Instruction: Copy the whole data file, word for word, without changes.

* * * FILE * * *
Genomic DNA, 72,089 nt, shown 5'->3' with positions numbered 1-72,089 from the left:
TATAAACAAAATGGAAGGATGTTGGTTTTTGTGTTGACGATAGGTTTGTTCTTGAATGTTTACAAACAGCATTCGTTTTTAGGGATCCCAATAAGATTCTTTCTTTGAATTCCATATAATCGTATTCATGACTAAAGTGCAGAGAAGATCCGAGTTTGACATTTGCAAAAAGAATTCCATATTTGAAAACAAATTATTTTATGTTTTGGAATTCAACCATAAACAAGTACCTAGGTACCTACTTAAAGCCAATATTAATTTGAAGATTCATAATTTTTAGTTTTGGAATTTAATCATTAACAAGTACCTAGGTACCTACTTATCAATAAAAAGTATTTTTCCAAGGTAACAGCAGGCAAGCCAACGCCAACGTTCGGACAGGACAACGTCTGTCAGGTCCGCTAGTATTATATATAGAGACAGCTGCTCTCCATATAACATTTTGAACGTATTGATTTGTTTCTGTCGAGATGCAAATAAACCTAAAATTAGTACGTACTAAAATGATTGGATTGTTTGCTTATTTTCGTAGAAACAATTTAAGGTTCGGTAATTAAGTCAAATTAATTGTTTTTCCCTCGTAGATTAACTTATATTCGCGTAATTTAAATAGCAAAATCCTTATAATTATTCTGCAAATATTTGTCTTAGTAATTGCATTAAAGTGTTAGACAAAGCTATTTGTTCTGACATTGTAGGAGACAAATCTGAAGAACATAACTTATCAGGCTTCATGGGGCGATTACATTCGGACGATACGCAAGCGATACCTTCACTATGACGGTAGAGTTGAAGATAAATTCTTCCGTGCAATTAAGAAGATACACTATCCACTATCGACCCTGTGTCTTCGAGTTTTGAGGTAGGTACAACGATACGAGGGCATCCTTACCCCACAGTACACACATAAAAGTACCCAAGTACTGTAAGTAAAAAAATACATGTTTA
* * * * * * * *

Genomic DNA, 72,089 nt, shown 5'->3' with positions numbered 1-72,089 from the left:
TATAAACAAAATGGAAGGATGTTGGTTTTTGTGTTGACGATAGGTTTGTTCTTGAATGTTTACAAACAGCATTCGTTTTTAGGGATCCCAATAAGATTCTTTCTTTGAATTCCATATAATCGTATTCATGACTAAAGTGCAGAGAAGATCCGAGTTTGACATTTGCAAAAAGAATTCCATATTTGAAAACAAATTATTTTATGTTTTGGAATTCAACCATAAACAAGTACCTAGGTACCTACTTAAAGCCAATATTAATTTGAAGATTCATAATTTTTAGTTTTGGAATTTAATCATTAACAAGTACCTAGGTACCTACTTATCAATAAAAAGTATTTTTCCAAGGTAACAGCAGGCAAGCCAACGCCAACGTTCGGACAGGACAACGTCTGTCAGGTCCGCTAGTATTATATATAGAGACAGCTGCTCTCCATATAACATTTTGAACGTATTGATTTGTTTCTGTCGAGATGCAAATAAACCTAAAATTAGTACGTACTAAAATGATTGGATTGTTTGCTTATTTTCGTAGAAACAATTTAAGGTTCGGTAATTAAGTCAAATTAATTGTTTTTCCCTCGTAGATTAACTTATATTCGCGTAATTTAAATAGCAAAATCCTTATAATTATTCTGCAAATATTTGTCTTAGTAATTGCATTAAAGTGTTAGACAAAGCTATTTGTTCTGACATTGTAGGAGACAAATCTGAAGAACATAACTTATCAGGCTTCATGGGGCGATTACATTCGGACGATACGCAAGCGATACCTTCACTATGACGGTAGAGTTGAAGATAAATTCTTCCGTGCAATTAAGAAGATACACTATCCACTATCGACCCTGTGTCTTCGAGTTTTGAGGTAGGTACAACGATACGAGGGCATCCTTACCCCACAGTACACACATAAAAGTACCCAAGTACTGTAAGTAAAAAAATACATGTTTA